Smruthi Karthikeyan, University of California San Diego and Rob Knight, University of California San Diego
The Research Brief is a brief presentation of interesting academic work.
The big idea
With a wastewater treatment robot, our laboratory was able to detect coronaviruses in wastewater 30 times faster than large, non-automated systems. This advancement, published in the microbiology journal mSystems, gives communities that monitor their wastewater even more lead time to provide early warning of local cases of COVID-19.
When clinical studies surfaced showing that people who tested positive for SARS-CoV-2 shed the virus in their stools, the sewer seemed an obvious place to look for it. Wastewater monitoring can be used at the community level to identify potential outbreak clusters prior to clinical diagnosis, especially in areas where COVID-19 prevalence rates far exceed test rates.
The problem is that the virus is very diluted in the waste stream because so many bathrooms end up in the trash, not to mention all of the other junk they flush out. Monitoring depends on the concentration of virus particles in the wastewater to determine these low levels. This virus concentration step is usually the biggest bottleneck in wastewater analysis because it is tedious and time-consuming. Our robotic system takes a different, faster approach.
San Diego County, CC BY-ND
Why it matters
Cities, schools, and businesses across the country are using wastewater monitoring to find the coronavirus in their midst.
Wastewater monitoring is particularly useful as an early warning system for high risk areas, e.g. B. in communities where undocumented residents can be careful with individual tests.
The most common virus concentration technique uses filters and can take anywhere from six to eight hours to convert a few dozen wastewater samples into samples that can then be tested for the presence of SARS-CoV-2. Our new protocol concentrates 24 samples in a single 40 minute run.
We have repurposed equipment that would normally perform microbiological or cell biological tasks in the laboratory to deal with wastewater instead. By miniaturizing and automating our system, we are eliminating a number of labor-intensive steps, resources, and associated costs. And our hands-free process is much faster.
CH. Sheikhzadeh, CC BY-ND
How we do this work
We collect wastewater from autosamplers at the main San Diego sewage treatment plant, as well as those we have deployed in over 100 manholes on the University of California San Diego campus that collect wastewater samples every 30 minutes throughout the day.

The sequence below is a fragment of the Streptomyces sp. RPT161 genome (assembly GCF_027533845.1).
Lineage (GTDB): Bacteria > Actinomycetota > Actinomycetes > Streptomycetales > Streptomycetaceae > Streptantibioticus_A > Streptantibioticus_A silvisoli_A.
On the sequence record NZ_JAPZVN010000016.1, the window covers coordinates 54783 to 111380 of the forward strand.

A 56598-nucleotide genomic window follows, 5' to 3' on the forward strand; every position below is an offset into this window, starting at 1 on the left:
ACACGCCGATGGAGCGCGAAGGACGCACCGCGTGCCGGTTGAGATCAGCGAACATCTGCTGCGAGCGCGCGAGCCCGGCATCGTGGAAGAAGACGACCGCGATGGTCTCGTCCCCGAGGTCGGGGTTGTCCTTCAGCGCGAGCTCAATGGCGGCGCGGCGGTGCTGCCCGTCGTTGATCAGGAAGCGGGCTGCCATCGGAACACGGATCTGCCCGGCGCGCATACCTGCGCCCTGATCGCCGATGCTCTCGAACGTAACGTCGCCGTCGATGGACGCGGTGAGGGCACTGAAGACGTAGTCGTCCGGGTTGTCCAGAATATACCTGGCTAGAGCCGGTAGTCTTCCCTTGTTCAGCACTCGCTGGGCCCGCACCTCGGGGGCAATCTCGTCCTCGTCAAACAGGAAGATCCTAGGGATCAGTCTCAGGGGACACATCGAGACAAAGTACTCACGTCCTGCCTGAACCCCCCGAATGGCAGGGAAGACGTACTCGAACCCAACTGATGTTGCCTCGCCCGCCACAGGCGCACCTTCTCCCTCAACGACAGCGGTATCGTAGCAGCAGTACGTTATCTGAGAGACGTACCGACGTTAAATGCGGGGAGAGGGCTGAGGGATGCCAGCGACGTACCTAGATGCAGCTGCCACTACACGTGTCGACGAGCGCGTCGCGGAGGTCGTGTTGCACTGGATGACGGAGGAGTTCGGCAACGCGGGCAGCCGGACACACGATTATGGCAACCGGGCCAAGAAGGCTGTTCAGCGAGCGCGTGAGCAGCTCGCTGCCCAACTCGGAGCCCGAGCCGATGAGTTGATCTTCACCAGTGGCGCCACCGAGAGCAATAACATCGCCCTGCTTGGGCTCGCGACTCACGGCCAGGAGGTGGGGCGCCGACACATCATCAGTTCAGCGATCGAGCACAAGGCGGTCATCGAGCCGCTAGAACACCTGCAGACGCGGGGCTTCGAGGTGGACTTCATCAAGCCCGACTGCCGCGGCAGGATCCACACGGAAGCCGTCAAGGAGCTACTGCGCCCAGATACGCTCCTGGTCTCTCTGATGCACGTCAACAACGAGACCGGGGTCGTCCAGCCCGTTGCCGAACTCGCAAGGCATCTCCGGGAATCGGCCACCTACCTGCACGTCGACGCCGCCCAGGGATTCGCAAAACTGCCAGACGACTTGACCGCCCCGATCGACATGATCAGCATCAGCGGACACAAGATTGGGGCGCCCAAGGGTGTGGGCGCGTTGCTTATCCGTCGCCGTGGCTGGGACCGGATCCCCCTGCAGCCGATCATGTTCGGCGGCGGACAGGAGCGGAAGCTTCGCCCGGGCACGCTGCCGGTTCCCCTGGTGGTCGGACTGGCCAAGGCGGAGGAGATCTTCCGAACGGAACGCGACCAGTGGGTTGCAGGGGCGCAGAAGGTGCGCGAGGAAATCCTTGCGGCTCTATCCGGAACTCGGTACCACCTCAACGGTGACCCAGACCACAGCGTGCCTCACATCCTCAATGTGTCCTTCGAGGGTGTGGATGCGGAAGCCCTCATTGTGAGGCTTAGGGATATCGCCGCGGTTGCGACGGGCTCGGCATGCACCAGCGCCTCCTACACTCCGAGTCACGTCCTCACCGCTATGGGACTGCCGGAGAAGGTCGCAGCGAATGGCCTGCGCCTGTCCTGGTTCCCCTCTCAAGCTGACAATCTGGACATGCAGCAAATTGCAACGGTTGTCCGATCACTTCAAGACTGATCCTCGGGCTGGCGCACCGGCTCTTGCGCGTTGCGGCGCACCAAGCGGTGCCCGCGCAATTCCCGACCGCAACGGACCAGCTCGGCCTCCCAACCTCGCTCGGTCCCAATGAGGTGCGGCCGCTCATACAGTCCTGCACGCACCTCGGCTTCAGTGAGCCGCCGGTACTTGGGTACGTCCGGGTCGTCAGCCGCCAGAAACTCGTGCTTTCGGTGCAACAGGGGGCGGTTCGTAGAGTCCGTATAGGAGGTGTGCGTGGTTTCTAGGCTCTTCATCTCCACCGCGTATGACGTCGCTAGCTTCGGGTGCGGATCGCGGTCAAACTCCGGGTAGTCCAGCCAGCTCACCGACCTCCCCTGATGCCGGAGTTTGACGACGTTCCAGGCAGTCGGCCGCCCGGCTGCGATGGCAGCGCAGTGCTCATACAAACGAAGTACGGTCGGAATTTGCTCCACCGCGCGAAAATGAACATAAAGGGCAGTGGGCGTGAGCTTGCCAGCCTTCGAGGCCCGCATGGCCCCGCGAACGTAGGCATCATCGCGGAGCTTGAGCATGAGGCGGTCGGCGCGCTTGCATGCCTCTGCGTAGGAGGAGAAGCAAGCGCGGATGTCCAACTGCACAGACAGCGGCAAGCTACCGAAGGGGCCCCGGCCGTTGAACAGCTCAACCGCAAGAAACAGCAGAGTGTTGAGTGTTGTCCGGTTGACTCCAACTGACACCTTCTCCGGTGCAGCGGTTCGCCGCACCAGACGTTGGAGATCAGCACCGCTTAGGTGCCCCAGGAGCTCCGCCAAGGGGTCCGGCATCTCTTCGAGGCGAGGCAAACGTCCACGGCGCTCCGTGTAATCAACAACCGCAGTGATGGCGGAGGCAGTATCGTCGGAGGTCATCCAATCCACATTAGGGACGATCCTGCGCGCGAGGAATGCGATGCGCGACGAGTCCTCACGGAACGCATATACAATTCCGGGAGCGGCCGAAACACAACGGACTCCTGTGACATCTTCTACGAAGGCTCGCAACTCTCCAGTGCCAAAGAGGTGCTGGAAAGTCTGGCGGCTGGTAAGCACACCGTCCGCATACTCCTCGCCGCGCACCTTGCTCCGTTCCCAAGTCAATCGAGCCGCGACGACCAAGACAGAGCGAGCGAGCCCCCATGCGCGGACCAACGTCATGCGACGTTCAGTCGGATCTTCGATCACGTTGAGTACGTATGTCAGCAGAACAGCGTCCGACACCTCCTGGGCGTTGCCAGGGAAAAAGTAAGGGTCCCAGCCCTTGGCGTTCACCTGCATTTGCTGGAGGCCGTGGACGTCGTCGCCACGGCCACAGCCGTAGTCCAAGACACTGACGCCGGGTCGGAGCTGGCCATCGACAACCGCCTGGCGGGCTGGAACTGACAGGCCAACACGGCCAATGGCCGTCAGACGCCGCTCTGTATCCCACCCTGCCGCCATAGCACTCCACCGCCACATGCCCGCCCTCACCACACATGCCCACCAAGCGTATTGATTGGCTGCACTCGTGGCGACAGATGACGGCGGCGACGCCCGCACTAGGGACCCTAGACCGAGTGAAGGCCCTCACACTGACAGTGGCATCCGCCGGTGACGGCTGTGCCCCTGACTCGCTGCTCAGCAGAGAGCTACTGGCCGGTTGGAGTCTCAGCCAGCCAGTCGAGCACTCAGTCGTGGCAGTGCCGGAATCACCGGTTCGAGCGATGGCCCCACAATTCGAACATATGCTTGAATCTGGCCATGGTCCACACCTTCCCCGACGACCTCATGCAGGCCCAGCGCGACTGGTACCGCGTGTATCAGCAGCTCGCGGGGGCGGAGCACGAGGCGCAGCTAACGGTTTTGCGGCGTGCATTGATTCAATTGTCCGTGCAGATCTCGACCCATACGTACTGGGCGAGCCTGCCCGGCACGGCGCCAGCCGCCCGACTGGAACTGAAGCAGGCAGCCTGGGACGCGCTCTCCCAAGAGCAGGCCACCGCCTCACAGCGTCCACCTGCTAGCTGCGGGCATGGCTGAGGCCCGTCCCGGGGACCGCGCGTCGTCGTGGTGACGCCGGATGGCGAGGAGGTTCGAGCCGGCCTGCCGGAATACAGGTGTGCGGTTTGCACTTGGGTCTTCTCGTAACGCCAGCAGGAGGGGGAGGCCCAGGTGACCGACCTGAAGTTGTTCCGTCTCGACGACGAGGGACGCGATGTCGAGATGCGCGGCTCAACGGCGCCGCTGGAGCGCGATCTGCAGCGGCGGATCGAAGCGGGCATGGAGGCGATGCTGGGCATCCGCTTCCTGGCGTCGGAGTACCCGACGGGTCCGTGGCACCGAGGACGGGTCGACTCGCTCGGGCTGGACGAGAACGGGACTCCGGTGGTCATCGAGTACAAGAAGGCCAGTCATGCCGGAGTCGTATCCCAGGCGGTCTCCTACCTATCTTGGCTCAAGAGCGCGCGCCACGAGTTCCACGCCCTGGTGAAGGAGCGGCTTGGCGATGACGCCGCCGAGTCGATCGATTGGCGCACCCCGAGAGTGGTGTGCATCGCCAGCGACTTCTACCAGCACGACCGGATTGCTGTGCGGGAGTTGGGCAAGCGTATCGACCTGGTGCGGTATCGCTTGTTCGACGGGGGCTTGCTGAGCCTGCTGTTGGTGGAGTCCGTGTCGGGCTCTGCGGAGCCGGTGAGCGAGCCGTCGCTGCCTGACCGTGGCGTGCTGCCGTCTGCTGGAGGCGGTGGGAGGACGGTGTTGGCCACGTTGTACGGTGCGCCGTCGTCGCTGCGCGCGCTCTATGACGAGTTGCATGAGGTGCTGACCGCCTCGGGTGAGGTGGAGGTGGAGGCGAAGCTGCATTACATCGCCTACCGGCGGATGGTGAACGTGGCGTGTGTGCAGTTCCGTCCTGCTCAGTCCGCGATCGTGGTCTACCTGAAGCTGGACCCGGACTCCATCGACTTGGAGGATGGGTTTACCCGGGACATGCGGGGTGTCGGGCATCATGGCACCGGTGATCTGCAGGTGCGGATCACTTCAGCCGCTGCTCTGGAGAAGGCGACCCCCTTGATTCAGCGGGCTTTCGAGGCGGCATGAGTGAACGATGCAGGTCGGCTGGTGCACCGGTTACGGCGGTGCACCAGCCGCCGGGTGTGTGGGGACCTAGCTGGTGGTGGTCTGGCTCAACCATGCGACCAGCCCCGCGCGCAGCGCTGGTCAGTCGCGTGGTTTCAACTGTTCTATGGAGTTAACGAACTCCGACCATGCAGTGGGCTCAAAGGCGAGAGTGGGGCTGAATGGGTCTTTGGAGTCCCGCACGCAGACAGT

Back in the laboratory, instead of several filtering steps, we use tiny magnetic beads to concentrate the virus particles. We buy these nanomagnetic beads that are said to bind to a wide variety of respiratory viruses. The wastewater treatment robot is equipped with a special magnetic head that holds the magnetic beads with viruses. It preferentially fishes out virus particles and leaves the rest of the garbage in the wastewater sample.
By using a robot to automate the wastewater concentration process, we can concentrate 24 samples in 40 minutes for each robot. Then the same robot can extract the viral RNA and process 96 samples in 36 minutes. Finally, we're using a polymerase chain reaction to look for the signature genes of SARS-CoV-2, much like a clinical diagnostic test a laboratory would do on a patient's nasal swab.
In total, our system can process 96 samples in 4.5 hours, which significantly shortens the time from sample to result.
So far, our study is the only coronavirus wastewater study that we know uses an automated process.
We use this technique as part of our large-scale wastewater monitoring on campus and sample over 100 locations daily. The school districts of San Diego also use it as an early warning system.
We are now using the viral genome sequencing part of our system to track the emergence of new SARS-CoV-2 variants.
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Smruthi Karthikeyan, Postdoctoral Fellow in Pediatrics, University of California, San Diego; and Rob Knight, Professor of Pediatrics and Computer Science and Engineering, University of California, San Diego
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